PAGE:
Clayton Cooprider

is an undergraduate student at DePauw University, double majoring in Education Studies and Asian Studies. He plans on graduating next year and becoming a teacher.

Katie Crabtree

is a PhD Candidate at Leeds Trinity University, University of Leeds. She serves on the board of the American Journal of Education Student Forum and has published articles on higher education, philosophy of education, and Lyotard.

Sandra Delgado

is a PhD candidate at the Department of Curriculum and Pedagogy of the University of British Columbia. Her scholarly work is influenced by liberatory, critical and feminist pedagogies. She is interested in analyzing social problems that inquiry power, the nature of knowledge, ideology and resistance. She has published articles in Workplace: A Journal for Academic Labor and Revista Íber: Didáctica de las Ciencias Sociales, Geografía e Historia. Her interests include social movements, critical pedagogy, curriculum studies, academic capitalism and academic freedom.

Noah De Lissovoy

is Associate Professor of Cultural Studies in Education at the University of Texas at Austin. His research centers on emancipatory approaches to curriculum, cultural studies, and philosophy, with a special focus on the intersecting effects of race, class and capital. He is the author of Power, Crisis, and Education for Liberation (Palgrave) and Education and Emancipation in the Neoliberal Era (Palgrave), co-author of Toward a New Common School Movement (Routledge), and editor of Marxisms and Education (Routledge). His work has appeared in many journals, including Harvard Educational Review, Curriculum Inquiry, Critical Sociology, Discourse, and Educational Philosophy and Theory.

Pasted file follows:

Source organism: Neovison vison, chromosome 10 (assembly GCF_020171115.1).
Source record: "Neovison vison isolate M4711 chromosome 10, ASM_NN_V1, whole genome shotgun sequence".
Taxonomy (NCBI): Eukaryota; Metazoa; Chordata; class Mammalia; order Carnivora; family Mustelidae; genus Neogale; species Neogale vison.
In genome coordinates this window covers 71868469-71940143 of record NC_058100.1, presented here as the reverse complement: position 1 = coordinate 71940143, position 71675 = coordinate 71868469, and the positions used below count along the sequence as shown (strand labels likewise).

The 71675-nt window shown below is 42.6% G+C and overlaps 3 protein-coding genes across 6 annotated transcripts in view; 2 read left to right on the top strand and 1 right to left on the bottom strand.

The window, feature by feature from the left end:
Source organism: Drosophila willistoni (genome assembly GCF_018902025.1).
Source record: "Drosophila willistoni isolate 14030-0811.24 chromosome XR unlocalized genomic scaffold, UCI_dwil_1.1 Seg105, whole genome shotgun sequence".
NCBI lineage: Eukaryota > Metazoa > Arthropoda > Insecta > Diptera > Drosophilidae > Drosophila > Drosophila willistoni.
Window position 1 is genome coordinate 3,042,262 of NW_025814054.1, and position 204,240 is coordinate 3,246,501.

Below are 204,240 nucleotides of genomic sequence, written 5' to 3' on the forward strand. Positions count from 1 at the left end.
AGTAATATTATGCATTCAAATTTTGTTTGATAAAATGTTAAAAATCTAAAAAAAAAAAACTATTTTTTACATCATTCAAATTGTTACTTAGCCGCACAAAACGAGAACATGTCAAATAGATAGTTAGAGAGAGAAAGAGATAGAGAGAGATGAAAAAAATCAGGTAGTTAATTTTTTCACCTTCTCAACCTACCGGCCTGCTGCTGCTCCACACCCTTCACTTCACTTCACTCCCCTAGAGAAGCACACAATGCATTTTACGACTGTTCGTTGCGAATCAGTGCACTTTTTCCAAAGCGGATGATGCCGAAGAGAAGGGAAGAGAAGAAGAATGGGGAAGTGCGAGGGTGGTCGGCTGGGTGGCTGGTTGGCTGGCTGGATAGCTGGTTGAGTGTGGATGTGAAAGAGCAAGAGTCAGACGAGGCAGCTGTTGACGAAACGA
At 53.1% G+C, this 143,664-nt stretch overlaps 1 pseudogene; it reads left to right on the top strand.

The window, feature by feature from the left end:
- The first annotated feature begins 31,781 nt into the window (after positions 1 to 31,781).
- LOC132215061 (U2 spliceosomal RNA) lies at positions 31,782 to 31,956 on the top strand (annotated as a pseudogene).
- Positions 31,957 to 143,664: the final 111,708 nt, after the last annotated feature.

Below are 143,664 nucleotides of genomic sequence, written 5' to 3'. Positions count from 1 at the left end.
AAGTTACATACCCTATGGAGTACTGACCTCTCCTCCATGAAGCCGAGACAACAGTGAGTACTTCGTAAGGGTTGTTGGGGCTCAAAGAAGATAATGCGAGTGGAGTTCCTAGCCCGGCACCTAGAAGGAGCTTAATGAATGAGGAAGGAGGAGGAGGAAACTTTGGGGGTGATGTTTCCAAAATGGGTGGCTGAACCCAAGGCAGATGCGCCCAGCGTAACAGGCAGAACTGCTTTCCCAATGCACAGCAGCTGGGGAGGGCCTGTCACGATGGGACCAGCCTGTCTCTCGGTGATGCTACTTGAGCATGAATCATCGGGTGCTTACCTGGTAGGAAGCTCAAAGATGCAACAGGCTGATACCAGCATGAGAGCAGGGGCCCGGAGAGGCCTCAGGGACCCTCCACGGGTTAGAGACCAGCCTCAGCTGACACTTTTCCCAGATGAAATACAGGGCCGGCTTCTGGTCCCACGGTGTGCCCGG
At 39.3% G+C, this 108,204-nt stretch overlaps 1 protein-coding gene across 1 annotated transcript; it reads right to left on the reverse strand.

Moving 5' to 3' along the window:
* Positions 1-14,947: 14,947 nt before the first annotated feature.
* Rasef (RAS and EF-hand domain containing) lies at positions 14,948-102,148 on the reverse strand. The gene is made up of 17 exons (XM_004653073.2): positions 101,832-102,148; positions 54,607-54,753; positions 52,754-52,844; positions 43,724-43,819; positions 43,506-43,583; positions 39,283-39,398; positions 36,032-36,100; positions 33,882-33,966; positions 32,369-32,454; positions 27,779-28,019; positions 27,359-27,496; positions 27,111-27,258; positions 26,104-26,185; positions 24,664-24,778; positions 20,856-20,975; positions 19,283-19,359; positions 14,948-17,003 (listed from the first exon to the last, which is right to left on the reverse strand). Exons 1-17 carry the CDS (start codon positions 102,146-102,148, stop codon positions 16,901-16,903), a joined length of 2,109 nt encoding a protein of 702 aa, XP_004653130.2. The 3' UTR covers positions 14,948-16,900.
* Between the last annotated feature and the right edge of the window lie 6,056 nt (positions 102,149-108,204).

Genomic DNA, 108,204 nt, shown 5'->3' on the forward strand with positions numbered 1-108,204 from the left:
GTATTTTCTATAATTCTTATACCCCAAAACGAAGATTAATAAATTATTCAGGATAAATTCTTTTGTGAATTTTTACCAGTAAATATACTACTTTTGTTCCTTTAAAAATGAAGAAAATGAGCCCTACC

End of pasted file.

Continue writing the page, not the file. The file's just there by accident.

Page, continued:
Dean Dettloff

is a freelance journalist and a Junior Member at the Institute for Christian Studies in Toronto, Ontario, where he studies the intersections of media philosophy, politics, and religion. Together, Bernico and Dettloff co-host The Magnificast, a podcast exploring Christianity and leftist politics.

Derek R. Ford

is assistant professor of education studies at DePauw University. His scholarship is interested in how educational theory can help us re-imagine and re-enact our ways of being together in the world. His scholarly work has appeared in journals such as Cultural Politics, Journal of Curriuculum and Pedagogy, and Educational Philosophy and Theory. He has written and edited eight books, including Politics and Pedagogy in the “Post-truth” Era: Insurgent Philosophy and Praxis. He is chair of the education department at The Hampton Institute, an organizer with the Answer Coalition, and co-editor of LiberationSchool.org. He is also the associate editor of Journal for Critical Education Policy Studies.

Raúl Olmo Fregoso Bailón

is a Normalista and Assistant Professor in the Department of Educational Foundations & Policy Studies at West Chester University. He previously worked at the Universidad Pedagógica Nacional, Mexico. He received his PhD from The University of Texas at Austin in cultural studies in education. He has conducted fieldwork in the majority of Latin American countries and is the author of ¿Qué tan Diferente es México de la Venezuela de Chávez? He is a member of the International Advisory Committee of the UNESCO Chair in Democracy, Global Citizenship and Transformative Education.

Michelle Gautreaux

is a PhD candidate in the Department of Curriculum Studies at the University of British Columbia. Her research examines how movements for educational justice and racial justice are intersecting in her home city of Chicago, IL. Her work has been published in Workplace: A Journal for Academic Labor, Educational Studies, Critical Education, and Education Policy Analysis Archives. She can be reached at: michelletgautreaux@gmail.com.

Salina Gray

currently teaches 7th and 8th grade science in Inglewood Unified School District. She also holds an adjunct faculty position in the Department of Education at Mount Saint Mary’s University in Los Angeles, California.